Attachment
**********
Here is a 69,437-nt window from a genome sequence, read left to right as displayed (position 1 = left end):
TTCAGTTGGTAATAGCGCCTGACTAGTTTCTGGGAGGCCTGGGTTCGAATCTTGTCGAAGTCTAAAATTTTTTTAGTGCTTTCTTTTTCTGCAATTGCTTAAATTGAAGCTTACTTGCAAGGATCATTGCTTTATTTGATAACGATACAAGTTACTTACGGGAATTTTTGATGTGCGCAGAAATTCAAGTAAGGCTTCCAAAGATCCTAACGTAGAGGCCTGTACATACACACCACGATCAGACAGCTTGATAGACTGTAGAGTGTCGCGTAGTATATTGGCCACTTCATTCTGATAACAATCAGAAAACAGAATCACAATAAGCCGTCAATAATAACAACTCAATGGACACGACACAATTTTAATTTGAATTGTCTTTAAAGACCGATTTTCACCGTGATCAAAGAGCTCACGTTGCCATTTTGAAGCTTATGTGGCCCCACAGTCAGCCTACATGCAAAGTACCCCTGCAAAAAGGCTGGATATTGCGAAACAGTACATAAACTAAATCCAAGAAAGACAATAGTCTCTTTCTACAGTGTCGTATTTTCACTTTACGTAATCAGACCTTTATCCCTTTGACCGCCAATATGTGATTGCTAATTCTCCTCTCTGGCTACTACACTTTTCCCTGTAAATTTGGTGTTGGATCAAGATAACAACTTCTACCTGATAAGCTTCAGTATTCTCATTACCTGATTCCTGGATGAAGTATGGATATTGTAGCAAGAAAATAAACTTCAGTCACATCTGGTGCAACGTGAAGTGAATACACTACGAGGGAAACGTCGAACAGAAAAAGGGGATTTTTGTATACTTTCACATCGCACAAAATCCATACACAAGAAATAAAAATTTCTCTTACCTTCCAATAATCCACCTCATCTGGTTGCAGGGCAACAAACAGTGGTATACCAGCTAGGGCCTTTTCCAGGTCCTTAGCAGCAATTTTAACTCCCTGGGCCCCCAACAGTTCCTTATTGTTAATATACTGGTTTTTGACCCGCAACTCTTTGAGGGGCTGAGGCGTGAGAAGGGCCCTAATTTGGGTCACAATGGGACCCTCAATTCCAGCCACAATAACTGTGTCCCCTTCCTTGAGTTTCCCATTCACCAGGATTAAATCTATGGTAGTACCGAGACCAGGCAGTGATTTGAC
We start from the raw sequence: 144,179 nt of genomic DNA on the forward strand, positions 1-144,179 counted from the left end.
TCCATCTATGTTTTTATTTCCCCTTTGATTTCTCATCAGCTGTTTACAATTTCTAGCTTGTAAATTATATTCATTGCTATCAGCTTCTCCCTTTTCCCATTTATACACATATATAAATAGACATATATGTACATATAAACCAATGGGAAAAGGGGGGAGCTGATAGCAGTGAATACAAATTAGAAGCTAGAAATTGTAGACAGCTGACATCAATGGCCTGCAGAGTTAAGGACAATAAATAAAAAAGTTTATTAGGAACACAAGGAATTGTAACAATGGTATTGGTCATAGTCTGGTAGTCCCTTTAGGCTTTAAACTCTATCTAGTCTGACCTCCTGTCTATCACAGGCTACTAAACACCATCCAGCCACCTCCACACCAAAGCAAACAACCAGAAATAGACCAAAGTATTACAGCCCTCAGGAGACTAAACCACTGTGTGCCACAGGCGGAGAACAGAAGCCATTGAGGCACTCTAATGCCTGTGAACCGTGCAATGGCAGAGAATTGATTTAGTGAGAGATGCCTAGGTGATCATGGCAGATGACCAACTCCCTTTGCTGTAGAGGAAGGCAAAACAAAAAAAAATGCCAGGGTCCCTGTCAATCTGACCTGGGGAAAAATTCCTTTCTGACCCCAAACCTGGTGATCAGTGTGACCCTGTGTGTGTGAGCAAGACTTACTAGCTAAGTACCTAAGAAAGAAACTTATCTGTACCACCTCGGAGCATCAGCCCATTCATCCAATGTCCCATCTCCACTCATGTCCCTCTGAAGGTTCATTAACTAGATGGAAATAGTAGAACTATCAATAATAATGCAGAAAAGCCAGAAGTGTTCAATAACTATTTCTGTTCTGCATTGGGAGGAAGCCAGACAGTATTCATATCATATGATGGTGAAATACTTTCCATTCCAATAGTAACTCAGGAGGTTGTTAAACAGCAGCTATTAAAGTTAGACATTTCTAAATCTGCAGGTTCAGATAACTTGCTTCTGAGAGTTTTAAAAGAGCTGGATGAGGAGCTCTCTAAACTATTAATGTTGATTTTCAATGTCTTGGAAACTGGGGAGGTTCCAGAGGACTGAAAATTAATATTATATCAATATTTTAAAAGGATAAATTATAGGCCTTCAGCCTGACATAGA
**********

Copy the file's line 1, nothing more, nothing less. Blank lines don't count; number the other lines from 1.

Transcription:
Here is a 69,437-nt window from a genome sequence, read left to right as displayed (position 1 = left end):